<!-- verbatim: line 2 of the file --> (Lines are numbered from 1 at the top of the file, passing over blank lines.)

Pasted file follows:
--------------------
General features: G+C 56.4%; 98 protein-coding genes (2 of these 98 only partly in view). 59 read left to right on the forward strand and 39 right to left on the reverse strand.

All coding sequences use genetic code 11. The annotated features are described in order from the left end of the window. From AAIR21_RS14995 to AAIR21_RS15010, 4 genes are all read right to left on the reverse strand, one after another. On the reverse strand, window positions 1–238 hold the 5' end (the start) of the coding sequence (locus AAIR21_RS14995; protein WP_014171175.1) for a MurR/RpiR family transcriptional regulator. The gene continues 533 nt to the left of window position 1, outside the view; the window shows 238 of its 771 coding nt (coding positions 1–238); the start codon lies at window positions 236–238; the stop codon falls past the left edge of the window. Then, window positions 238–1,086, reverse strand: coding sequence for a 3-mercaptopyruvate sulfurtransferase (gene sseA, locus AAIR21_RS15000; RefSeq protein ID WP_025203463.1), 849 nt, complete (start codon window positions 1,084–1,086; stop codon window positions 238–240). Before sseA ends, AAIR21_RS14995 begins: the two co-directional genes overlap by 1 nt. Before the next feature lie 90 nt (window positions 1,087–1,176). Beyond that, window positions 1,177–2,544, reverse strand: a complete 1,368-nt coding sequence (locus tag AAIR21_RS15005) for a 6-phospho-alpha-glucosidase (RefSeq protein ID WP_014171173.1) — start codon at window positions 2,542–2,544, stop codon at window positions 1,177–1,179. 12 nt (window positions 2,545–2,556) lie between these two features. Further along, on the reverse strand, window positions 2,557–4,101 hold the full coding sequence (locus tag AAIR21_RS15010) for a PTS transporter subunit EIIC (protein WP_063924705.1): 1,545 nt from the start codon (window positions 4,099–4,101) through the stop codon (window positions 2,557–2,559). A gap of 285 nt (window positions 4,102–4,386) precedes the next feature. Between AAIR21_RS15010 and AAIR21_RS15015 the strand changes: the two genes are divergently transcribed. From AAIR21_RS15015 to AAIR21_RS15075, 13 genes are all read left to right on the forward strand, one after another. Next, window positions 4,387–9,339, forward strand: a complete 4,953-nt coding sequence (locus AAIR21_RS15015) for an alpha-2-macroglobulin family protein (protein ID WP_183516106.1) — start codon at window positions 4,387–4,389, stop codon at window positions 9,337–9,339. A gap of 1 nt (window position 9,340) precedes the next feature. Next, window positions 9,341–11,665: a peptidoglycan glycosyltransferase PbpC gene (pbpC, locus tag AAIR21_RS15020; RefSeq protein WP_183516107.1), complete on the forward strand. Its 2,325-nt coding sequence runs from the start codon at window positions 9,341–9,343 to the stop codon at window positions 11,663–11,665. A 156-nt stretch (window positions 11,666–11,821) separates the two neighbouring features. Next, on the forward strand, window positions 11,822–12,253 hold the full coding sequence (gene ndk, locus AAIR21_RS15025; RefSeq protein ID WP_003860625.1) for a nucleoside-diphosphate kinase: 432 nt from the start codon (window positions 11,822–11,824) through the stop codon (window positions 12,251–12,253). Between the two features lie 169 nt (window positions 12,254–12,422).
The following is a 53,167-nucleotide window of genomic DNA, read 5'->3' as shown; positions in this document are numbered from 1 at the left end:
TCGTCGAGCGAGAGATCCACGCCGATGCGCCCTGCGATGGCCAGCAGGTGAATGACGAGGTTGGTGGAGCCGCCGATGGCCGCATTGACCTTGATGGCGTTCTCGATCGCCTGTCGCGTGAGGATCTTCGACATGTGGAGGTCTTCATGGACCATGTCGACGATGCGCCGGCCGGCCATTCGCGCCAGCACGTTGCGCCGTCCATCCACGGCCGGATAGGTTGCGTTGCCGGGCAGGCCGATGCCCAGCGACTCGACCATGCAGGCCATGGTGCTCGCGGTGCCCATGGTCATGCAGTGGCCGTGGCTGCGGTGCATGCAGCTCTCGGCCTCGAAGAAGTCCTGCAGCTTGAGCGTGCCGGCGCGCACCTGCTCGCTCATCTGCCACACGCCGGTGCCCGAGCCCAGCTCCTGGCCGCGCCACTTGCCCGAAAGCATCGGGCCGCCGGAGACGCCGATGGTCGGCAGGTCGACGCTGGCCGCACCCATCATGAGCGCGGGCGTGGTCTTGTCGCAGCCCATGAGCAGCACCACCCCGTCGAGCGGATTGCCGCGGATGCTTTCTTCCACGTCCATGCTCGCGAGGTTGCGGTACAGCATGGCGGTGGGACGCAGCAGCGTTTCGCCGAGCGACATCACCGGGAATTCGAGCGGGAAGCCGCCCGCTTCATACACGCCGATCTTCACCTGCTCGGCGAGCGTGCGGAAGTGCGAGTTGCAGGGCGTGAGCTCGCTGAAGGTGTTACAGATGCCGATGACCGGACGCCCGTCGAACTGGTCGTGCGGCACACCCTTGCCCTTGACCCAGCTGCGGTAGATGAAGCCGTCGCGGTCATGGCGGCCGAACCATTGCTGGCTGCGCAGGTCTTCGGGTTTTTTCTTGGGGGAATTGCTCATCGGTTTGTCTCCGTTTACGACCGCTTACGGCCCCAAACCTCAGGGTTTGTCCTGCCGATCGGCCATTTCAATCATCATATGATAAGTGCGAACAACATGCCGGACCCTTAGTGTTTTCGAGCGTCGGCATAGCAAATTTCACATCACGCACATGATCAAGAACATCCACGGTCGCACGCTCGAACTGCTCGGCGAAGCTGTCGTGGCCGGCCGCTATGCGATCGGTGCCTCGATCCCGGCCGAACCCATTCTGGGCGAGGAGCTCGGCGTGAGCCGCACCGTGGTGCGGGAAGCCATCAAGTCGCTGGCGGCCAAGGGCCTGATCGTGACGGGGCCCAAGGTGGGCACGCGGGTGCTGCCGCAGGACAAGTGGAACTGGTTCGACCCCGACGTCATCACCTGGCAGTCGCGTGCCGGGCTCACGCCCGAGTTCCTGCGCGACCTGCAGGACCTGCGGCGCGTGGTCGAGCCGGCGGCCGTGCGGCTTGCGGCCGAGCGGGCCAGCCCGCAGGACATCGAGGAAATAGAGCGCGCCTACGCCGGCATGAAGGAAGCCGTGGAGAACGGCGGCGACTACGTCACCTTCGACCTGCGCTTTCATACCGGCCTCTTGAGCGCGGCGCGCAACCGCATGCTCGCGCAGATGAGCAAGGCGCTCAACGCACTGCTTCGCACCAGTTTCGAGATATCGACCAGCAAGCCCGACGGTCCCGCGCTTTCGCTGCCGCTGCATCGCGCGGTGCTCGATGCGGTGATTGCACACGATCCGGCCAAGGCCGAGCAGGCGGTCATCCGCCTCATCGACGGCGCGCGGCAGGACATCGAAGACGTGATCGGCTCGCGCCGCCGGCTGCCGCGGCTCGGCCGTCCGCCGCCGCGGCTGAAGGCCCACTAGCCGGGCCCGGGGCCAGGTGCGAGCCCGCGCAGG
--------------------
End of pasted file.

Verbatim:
All coding sequences use genetic code 11. The annotated features are described in order from the left end of the window. From AAIR21_RS14995 to AAIR21_RS15010, 4 genes are all read right to left on the reverse strand, one after another. On the reverse strand, window positions 1–238 hold the 5' end (the start) of the coding sequence (locus AAIR21_RS14995; protein WP_014171175.1) for a MurR/RpiR family transcriptional regulator. The gene continues 533 nt to the left of window position 1, outside the view; the window shows 238 of its 771 coding nt (coding positions 1–238); the start codon lies at window positions 236–238; the stop codon falls past the left edge of the window. Then, window positions 238–1,086, reverse strand: coding sequence for a 3-mercaptopyruvate sulfurtransferase (gene sseA, locus AAIR21_RS15000; RefSeq protein ID WP_025203463.1), 849 nt, complete (start codon window positions 1,084–1,086; stop codon window positions 238–240). Before sseA ends, AAIR21_RS14995 begins: the two co-directional genes overlap by 1 nt. Before the next feature lie 90 nt (window positions 1,087–1,176). Beyond that, window positions 1,177–2,544, reverse strand: a complete 1,368-nt coding sequence (locus tag AAIR21_RS15005) for a 6-phospho-alpha-glucosidase (RefSeq protein ID WP_014171173.1) — start codon at window positions 2,542–2,544, stop codon at window positions 1,177–1,179. 12 nt (window positions 2,545–2,556) lie between these two features. Further along, on the reverse strand, window positions 2,557–4,101 hold the full coding sequence (locus tag AAIR21_RS15010) for a PTS transporter subunit EIIC (protein WP_063924705.1): 1,545 nt from the start codon (window positions 4,099–4,101) through the stop codon (window positions 2,557–2,559). A gap of 285 nt (window positions 4,102–4,386) precedes the next feature. Between AAIR21_RS15010 and AAIR21_RS15015 the strand changes: the two genes are divergently transcribed. From AAIR21_RS15015 to AAIR21_RS15075, 13 genes are all read left to right on the forward strand, one after another. Next, window positions 4,387–9,339, forward strand: a complete 4,953-nt coding sequence (locus AAIR21_RS15015) for an alpha-2-macroglobulin family protein (protein ID WP_183516106.1) — start codon at window positions 4,387–4,389, stop codon at window positions 9,337–9,339. A gap of 1 nt (window position 9,340) precedes the next feature. Next, window positions 9,341–11,665: a peptidoglycan glycosyltransferase PbpC gene (pbpC, locus tag AAIR21_RS15020; RefSeq protein WP_183516107.1), complete on the forward strand. Its 2,325-nt coding sequence runs from the start codon at window positions 9,341–9,343 to the stop codon at window positions 11,663–11,665. A 156-nt stretch (window positions 11,666–11,821) separates the two neighbouring features. Next, on the forward strand, window positions 11,822–12,253 hold the full coding sequence (gene ndk, locus AAIR21_RS15025; RefSeq protein ID WP_003860625.1) for a nucleoside-diphosphate kinase: 432 nt from the start codon (window positions 11,822–11,824) through the stop codon (window positions 12,251–12,253). Between the two features lie 169 nt (window positions 12,254–12,422).